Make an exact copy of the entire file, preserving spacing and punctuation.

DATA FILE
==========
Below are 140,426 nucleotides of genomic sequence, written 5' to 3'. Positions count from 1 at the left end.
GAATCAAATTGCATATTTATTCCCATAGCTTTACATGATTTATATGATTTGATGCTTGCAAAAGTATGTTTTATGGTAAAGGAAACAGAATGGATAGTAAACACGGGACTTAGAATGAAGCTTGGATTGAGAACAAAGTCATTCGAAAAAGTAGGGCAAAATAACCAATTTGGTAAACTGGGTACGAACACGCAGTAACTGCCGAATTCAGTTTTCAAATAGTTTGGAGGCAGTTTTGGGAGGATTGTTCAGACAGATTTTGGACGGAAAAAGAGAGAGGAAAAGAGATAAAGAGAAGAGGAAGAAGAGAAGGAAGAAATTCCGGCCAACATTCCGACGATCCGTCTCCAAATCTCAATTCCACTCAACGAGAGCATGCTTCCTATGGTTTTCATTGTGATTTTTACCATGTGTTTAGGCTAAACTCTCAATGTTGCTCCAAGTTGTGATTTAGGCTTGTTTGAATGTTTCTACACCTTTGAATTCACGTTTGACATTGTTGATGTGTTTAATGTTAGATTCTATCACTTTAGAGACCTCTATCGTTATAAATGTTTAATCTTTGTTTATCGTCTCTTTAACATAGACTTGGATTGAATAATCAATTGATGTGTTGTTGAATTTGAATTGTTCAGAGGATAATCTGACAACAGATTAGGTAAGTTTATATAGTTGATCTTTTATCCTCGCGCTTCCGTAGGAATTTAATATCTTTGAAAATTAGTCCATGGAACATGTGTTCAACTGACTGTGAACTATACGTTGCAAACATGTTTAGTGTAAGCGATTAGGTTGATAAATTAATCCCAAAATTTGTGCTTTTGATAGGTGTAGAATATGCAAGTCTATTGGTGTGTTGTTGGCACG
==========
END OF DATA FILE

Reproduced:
Below are 140,426 nucleotides of genomic sequence, written 5' to 3'. Positions count from 1 at the left end.
GAATCAAATTGCATATTTATTCCCATAGCTTTACATGATTTATATGATTTGATGCTTGCAAAAGTATGTTTTATGGTAAAGGAAACAGAATGGATAGTAAACACGGGACTTAGAATGAAGCTTGGATTGAGAACAAAGTCATTCGAAAAAGTAGGGCAAAATAACCAATTTGGTAAACTGGGTACGAACACGCAGTAACTGCCGAATTCAGTTTTCAAATAGTTTGGAGGCAGTTTTGGGAGGATTGTTCAGACAGATTTTGGACGGAAAAAGAGAGAGGAAAAGAGATAAAGAGAAGAGGAAGAAGAGAAGGAAGAAATTCCGGCCAACATTCCGACGATCCGTCTCCAAATCTCAATTCCACTCAACGAGAGCATGCTTCCTATGGTTTTCATTGTGATTTTTACCATGTGTTTAGGCTAAACTCTCAATGTTGCTCCAAGTTGTGATTTAGGCTTGTTTGAATGTTTCTACACCTTTGAATTCACGTTTGACATTGTTGATGTGTTTAATGTTAGATTCTATCACTTTAGAGACCTCTATCGTTATAAATGTTTAATCTTTGTTTATCGTCTCTTTAACATAGACTTGGATTGAATAATCAATTGATGTGTTGTTGAATTTGAATTGTTCAGAGGATAATCTGACAACAGATTAGGTAAGTTTATATAGTTGATCTTTTATCCTCGCGCTTCCGTAGGAATTTAATATCTTTGAAAATTAGTCCATGGAACATGTGTTCAACTGACTGTGAACTATACGTTGCAAACATGTTTAGTGTAAGCGATTAGGTTGATAAATTAATCCCAAAATTTGTGCTTTTGATAGGTGTAGAATATGCAAGTCTATTGGTGTGTTGTTGGCACG